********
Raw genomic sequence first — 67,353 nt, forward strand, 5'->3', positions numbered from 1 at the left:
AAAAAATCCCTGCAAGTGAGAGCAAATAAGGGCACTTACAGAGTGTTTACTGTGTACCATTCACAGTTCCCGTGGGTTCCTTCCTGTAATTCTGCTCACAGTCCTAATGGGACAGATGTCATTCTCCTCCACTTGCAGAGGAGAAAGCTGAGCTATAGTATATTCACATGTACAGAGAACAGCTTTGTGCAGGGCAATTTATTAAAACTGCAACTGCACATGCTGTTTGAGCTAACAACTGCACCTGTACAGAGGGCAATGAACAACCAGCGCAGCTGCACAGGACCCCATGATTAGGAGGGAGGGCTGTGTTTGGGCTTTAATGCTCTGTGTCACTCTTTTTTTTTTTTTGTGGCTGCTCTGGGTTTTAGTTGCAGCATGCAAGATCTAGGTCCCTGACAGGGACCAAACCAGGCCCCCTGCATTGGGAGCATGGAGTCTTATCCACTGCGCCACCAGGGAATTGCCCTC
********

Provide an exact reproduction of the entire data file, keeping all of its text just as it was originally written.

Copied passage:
Raw genomic sequence first — 67,353 nt, forward strand, 5'->3', positions numbered from 1 at the left:
AAAAAATCCCTGCAAGTGAGAGCAAATAAGGGCACTTACAGAGTGTTTACTGTGTACCATTCACAGTTCCCGTGGGTTCCTTCCTGTAATTCTGCTCACAGTCCTAATGGGACAGATGTCATTCTCCTCCACTTGCAGAGGAGAAAGCTGAGCTATAGTATATTCACATGTACAGAGAACAGCTTTGTGCAGGGCAATTTATTAAAACTGCAACTGCACATGCTGTTTGAGCTAACAACTGCACCTGTACAGAGGGCAATGAACAACCAGCGCAGCTGCACAGGACCCCATGATTAGGAGGGAGGGCTGTGTTTGGGCTTTAATGCTCTGTGTCACTCTTTTTTTTTTTTTGTGGCTGCTCTGGGTTTTAGTTGCAGCATGCAAGATCTAGGTCCCTGACAGGGACCAAACCAGGCCCCCTGCATTGGGAGCATGGAGTCTTATCCACTGCGCCACCAGGGAATTGCCCTC